In a further preferred embodiment, an impact modified amide-type polymer is prepared comprising a silicone polymer emulsion to provide a modified amide-type/silicone polymer blend. In one particularly preferred embodiment of the invention, a modified amide-type polymer, including, but not limited to, an impact modified plastic, is produced from silicone polymer emulsions and a modified amide-type polymer.

In a major embodiment, the invention concerns the introduction of a silicone polymer emulsion into a reaction that forms a modified amide-type polymer, resulting in a polymer blend having a silicone polymer dispersed within a modified amide-type/silicone polymer blend.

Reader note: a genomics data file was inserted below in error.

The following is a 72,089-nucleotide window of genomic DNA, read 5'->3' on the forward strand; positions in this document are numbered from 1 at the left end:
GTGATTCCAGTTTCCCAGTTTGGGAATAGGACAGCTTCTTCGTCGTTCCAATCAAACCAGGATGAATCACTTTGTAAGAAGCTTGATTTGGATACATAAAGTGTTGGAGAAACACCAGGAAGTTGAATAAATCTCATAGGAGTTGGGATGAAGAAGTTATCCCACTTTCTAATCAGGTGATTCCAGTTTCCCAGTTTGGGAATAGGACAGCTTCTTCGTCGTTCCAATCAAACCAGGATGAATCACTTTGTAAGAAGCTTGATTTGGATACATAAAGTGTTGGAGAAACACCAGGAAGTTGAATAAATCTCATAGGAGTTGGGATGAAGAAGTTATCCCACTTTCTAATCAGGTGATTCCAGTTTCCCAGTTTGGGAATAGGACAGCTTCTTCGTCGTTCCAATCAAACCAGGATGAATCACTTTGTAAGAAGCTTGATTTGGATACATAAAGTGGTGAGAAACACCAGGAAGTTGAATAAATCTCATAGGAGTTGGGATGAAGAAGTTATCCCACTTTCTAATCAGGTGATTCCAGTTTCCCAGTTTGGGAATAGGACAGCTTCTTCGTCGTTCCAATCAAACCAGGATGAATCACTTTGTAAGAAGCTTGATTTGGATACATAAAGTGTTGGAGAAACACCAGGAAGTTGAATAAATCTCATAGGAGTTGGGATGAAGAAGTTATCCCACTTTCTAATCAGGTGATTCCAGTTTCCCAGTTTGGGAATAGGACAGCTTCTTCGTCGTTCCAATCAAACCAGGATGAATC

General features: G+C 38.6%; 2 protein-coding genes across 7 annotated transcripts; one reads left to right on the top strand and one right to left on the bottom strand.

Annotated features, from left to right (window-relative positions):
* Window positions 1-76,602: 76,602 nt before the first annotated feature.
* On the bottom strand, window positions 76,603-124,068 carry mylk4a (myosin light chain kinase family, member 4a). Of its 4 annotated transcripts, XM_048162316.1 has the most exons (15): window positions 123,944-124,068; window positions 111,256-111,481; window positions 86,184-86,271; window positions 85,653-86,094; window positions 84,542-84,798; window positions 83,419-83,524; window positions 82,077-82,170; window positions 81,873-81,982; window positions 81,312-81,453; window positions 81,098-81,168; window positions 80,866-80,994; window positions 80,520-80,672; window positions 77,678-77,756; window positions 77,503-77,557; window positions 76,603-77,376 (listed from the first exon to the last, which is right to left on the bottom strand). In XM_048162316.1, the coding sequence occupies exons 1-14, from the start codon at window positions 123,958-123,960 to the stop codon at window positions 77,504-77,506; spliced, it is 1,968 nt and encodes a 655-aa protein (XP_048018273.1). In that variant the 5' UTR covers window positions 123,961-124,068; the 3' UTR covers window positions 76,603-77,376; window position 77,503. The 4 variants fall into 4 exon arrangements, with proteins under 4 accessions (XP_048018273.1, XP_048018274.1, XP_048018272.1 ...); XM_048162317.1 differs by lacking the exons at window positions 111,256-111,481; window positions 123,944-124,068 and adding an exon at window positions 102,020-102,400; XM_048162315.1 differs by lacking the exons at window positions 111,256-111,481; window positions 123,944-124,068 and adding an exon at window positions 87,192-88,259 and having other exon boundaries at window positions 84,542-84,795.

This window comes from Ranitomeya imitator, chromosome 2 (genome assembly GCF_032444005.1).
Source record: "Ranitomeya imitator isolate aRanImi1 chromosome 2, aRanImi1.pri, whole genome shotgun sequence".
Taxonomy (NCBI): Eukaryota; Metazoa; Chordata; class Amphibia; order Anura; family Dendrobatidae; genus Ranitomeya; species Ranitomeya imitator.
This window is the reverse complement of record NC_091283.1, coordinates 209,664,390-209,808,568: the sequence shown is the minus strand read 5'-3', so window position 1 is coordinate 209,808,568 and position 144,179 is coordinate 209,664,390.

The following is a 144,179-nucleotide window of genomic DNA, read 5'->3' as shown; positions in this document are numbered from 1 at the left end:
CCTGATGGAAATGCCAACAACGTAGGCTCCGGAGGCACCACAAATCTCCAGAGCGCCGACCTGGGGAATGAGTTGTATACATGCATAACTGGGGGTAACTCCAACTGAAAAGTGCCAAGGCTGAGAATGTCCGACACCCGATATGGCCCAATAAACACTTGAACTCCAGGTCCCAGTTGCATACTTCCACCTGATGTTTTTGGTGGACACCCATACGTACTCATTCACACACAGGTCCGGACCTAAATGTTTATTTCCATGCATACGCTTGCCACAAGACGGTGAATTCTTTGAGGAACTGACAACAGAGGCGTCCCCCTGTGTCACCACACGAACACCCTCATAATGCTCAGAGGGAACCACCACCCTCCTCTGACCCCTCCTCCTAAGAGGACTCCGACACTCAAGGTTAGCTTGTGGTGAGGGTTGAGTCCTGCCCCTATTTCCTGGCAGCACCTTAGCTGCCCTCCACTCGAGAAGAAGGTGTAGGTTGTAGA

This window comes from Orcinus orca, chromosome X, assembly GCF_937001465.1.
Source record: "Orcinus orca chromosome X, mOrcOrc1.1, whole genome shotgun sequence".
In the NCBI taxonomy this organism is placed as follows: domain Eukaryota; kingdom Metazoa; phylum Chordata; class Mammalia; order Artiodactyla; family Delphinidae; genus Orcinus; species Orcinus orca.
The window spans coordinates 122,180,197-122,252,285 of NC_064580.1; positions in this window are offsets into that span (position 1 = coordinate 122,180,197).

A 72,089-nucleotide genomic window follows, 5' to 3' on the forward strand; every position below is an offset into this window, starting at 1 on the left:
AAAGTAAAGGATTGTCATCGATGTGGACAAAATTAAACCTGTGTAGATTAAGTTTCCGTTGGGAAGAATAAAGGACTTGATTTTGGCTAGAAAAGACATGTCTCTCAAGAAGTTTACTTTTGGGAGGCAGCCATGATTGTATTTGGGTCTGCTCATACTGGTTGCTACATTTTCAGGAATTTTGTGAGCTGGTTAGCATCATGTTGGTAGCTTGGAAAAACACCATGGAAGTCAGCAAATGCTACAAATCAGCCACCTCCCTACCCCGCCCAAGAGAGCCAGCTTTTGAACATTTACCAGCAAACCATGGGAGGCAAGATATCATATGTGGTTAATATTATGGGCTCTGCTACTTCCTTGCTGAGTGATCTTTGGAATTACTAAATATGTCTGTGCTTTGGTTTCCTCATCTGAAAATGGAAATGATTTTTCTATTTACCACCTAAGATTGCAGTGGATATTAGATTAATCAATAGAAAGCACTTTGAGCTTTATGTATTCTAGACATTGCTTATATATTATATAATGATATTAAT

In a further preferred embodiment, modified amide-type polymer/silicone polymer blends are provided.

EXAMPLES

The following examples are put forth so as to provide those of ordinary skill in the art with a complete disclosure and description of how the compositions of matter and methods claimed herein are made and evaluated, and are not intended to limit the scope of what the inventors regard as their invention. Efforts have been made to insure accuracy with respect to numbers (e.g., amounts, temperature, etc.) but some errors and deviations should be accounted for. Unless indicated otherwise, parts are by weight, temperature is in ° C. or is at room temperature and pressure is at or near atmospheric.

Example 1